We know that in the case of abortion, false or misleading information continues to play a role in public debates and government legislation. For example, Targeted Regulation of Abortion Providers (TRAP) laws, or costly and burdensome regulations aiming to restrict access to abortions by dictating how, by whom, and when abortions can be provided, are often based on false health claims but framed as protecting patient safety [31]. The internet is one of the most important propagators of false information. Previous research has shown that media is more influential among young people (aged 13 to 29 years) than friends, family, and health care providers when it comes to learning about abortion [32]. However, there is also evidence that exposing the public to more evidence-based information on abortion can change opinions about the provision and regulation of abortion services [33]. Thus, efforts to address the spread of false information and strengthen the presence of evidence-based information on abortion can have real impact. Our results can help inform clinicians and others who work in the abortion field about likely information gaps [34]. Moreover, health organizations that seek to disseminate evidence-based information may want to conduct regular search audits such as this in order to optimize their search positions to reach a broader audience.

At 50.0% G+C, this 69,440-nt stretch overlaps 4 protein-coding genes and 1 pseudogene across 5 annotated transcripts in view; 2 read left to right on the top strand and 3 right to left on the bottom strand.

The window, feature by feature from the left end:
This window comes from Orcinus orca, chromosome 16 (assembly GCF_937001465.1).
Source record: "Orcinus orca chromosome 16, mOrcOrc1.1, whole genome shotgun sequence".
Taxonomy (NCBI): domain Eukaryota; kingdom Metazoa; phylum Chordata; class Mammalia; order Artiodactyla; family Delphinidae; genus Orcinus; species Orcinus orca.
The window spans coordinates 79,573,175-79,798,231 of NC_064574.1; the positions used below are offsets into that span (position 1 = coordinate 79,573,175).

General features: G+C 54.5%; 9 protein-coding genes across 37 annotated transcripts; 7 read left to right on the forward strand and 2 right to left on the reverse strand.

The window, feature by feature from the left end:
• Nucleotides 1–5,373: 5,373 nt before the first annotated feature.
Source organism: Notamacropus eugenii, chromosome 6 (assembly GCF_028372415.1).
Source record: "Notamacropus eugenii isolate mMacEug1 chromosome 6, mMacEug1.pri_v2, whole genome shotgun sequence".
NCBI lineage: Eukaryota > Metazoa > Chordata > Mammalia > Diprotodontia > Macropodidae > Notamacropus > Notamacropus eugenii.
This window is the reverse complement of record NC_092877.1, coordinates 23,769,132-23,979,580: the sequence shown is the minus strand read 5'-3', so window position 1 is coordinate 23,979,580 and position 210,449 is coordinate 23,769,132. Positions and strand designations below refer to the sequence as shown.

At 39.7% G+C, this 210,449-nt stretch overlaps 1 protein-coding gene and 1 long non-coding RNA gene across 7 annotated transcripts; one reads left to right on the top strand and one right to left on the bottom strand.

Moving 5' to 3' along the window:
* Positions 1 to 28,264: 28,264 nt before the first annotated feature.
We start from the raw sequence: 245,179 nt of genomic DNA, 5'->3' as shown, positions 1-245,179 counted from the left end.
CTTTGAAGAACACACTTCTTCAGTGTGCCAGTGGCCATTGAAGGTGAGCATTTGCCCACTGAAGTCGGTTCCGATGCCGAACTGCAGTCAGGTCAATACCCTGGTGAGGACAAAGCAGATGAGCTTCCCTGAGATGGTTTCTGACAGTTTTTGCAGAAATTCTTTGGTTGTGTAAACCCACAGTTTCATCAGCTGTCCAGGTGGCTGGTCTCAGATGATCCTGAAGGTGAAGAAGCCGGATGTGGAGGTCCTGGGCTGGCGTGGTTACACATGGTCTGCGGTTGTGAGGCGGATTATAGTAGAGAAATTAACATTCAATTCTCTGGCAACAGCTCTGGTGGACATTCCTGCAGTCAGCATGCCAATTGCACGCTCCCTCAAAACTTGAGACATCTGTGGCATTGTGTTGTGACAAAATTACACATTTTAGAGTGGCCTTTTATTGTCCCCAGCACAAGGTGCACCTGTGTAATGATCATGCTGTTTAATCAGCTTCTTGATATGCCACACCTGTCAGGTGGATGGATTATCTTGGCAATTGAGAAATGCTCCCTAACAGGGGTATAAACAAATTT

Limitations

    Our study results should be interpreted with the following limitations in mind. We used expert ratings to gain insight into the abortion online media ecosystem. All of our experts are engaged in abortion-related research and two-thirds of our experts are abortion providers. We recognize that non-experts may have rated and classified these same websites differently. However, our expert ratings provide a benchmark for future work that explores how non-experts perceive the information contained in these websites. We also acknowledge that trustworthiness scores could be confounded with slant and that sites with obvious anti-choice slants may have been rated with lower trustworthiness scores based on the impression of bias. However, it is difficult to blind these components from each other and we wanted to provide some kind of measure of quality for the information we encountered. We recognize that our study provides only a cross-sectional snapshot of the internet. While specific site rankings may be driven by news cycles, we believe the overall picture is unlikely to change [35]. We also acknowledge that while we took measures to anonymize the search results, individuals will receive different results based on their previous search history, and the majority will not scroll past the first page. However, our database sizes captured approximately the first 8 to 12 pages of search results for a given topic. Finally, while our focus was on websites, websites alone do not fully address the digital means through which abortion information is shared. In particular, social networking platforms are critical sources [36]. The strengths of our study include the use of a systematic and rigorous approach to create our website database, incorporation of multiple topic areas, and focus on content trustworthiness and bias.